The war in Ukraine has led to a reevaluation of Western countries’ reliance on Russian oil and gas. Europe relies on Russia for about 25 per cent of its oil requirements, 45 per cent of its gas requirements, and 45 per cent of its coal requirements.[1] It is much higher for Germany, Europe’s largest energy consumer and Russia’s most important customer. Russia now supplies about 33 per cent of its oil, more than 66 per cent of its gas, and 50 per cent of its coal.[2] In the wake of Russia’s invasion of Ukraine, weaning Europe off Russian oil and gas has become an urgent security imperative and it provided renewed incentive to accelerate the adoption of clean energy. On 8 March 2022, the European Commission unveiled its new energy strategy, explicitly designed to slash the EU’s reliance on Russian gas by 66 per cent this year and entirely by 2027.[3] The strategy, known as REPowerEU, included diversifying gas supplies through higher Liquefied Natural Gas (LNG) and pipeline imports from non-Russian suppliers, larger volumes of biomethane and renewable hydrogen production and imports; and reducing faster the use of fossil fuels in homes, buildings, industry and power system and addressing infrastructure bottlenecks. It was hoped that this energy strategy would drastically accelerate Europe’s clean energy transition and increase its energy independence from unreliable suppliers and volatile fossil fuels. Meanwhile, on 6 April 2022, Germany’s vice-chancellor and minister for economic affairs and climate action, Robert Habeck, unveiled his country’s plans to “turbocharge” the expansion of renewable energy sources “at sea, on land and on roofs.” [4] The plan, if implemented, would enable Germany to produce at least 80 per cent of its energy with renewable sources by 2030 and to nearly 100 per cent by 2035. Similar efforts are underway in countries like the UK and the US. Clearly, the war in Ukraine and growing concerns about energy security has led European countries, as well as others, to reconsider their timelines to transition from fossil fuels as a matter of urgency. That could have a profound impact on the world’s race to reach net zero greenhouse gas emissions and limit global warming to a tolerable 1.5ºC by the end of 2100.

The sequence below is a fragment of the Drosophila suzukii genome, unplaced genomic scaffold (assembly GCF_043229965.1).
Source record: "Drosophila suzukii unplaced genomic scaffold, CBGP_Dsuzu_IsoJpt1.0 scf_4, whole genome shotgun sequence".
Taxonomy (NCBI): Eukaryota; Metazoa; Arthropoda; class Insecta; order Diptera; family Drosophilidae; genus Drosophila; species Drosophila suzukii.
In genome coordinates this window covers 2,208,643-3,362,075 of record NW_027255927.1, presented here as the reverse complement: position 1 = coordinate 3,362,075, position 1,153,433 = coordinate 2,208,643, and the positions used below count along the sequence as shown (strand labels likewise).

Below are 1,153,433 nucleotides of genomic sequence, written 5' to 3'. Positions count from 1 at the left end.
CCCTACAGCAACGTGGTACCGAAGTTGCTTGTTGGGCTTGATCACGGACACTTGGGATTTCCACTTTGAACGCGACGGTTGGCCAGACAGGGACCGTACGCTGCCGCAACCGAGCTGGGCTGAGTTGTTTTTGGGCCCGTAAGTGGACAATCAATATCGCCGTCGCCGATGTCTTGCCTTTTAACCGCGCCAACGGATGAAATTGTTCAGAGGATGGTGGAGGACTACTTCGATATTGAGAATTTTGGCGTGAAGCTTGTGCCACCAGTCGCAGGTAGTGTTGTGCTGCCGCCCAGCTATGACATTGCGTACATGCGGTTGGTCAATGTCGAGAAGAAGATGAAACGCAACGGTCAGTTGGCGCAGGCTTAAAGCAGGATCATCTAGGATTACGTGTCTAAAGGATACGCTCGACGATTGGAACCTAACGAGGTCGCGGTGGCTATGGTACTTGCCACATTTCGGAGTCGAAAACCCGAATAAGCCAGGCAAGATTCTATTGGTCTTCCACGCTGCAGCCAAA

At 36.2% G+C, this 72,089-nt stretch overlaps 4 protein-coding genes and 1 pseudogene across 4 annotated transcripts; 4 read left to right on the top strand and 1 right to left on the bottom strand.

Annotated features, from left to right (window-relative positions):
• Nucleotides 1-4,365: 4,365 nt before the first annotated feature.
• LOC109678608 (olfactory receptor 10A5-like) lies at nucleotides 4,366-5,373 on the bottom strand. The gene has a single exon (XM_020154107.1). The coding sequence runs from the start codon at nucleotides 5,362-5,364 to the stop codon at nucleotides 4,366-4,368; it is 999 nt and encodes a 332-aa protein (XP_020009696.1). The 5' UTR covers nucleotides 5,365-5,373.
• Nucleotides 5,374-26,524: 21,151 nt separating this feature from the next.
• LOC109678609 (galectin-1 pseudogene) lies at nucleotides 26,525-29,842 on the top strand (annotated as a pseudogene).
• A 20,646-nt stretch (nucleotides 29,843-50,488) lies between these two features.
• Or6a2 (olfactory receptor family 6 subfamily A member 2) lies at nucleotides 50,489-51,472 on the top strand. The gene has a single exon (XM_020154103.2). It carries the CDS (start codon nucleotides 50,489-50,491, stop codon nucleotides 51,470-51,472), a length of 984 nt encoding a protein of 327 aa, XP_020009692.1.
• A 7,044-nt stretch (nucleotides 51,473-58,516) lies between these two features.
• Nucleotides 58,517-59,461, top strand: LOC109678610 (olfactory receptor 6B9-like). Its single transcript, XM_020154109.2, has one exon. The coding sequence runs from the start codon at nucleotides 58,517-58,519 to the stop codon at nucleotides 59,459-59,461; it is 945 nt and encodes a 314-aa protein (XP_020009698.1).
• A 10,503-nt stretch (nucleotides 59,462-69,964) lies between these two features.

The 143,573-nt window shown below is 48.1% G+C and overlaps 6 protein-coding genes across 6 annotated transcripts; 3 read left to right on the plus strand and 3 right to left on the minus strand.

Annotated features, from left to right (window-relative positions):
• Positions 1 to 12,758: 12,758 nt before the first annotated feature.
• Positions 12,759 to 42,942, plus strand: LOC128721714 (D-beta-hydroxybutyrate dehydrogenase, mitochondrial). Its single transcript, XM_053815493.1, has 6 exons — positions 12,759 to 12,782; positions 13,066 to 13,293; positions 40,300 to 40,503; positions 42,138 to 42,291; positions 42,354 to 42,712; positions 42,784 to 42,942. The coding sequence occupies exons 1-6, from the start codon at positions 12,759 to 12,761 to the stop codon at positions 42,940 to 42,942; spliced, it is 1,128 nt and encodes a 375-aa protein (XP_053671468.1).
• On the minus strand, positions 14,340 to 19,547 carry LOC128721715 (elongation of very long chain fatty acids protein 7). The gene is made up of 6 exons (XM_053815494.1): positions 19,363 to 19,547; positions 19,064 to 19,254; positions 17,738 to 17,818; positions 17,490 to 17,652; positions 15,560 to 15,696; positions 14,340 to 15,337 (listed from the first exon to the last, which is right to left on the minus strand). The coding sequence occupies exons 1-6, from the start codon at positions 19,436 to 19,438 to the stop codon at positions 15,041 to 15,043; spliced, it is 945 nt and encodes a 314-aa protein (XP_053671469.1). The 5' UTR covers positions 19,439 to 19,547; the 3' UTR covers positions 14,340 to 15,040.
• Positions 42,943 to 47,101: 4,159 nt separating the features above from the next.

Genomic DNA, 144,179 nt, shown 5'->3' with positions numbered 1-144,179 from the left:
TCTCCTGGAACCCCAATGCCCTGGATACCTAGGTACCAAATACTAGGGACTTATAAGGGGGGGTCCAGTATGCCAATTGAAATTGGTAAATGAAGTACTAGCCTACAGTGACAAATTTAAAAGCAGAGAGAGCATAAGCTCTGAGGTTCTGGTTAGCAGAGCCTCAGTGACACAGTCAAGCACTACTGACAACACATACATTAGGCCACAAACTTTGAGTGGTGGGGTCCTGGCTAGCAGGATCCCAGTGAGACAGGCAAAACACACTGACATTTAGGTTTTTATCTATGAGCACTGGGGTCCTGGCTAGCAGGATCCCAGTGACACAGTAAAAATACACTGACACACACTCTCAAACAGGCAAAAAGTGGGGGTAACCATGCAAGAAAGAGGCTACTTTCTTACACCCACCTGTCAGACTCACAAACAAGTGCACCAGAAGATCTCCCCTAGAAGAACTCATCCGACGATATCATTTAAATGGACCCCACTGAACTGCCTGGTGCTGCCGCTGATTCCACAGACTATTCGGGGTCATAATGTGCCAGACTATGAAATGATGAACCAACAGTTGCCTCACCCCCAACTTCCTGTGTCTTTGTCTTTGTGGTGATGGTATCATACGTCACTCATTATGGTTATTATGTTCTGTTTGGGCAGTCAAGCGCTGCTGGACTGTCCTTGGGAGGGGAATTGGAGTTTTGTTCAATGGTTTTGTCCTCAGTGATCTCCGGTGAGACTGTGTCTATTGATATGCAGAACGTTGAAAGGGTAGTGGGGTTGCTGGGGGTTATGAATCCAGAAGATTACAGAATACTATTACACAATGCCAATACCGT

A Bane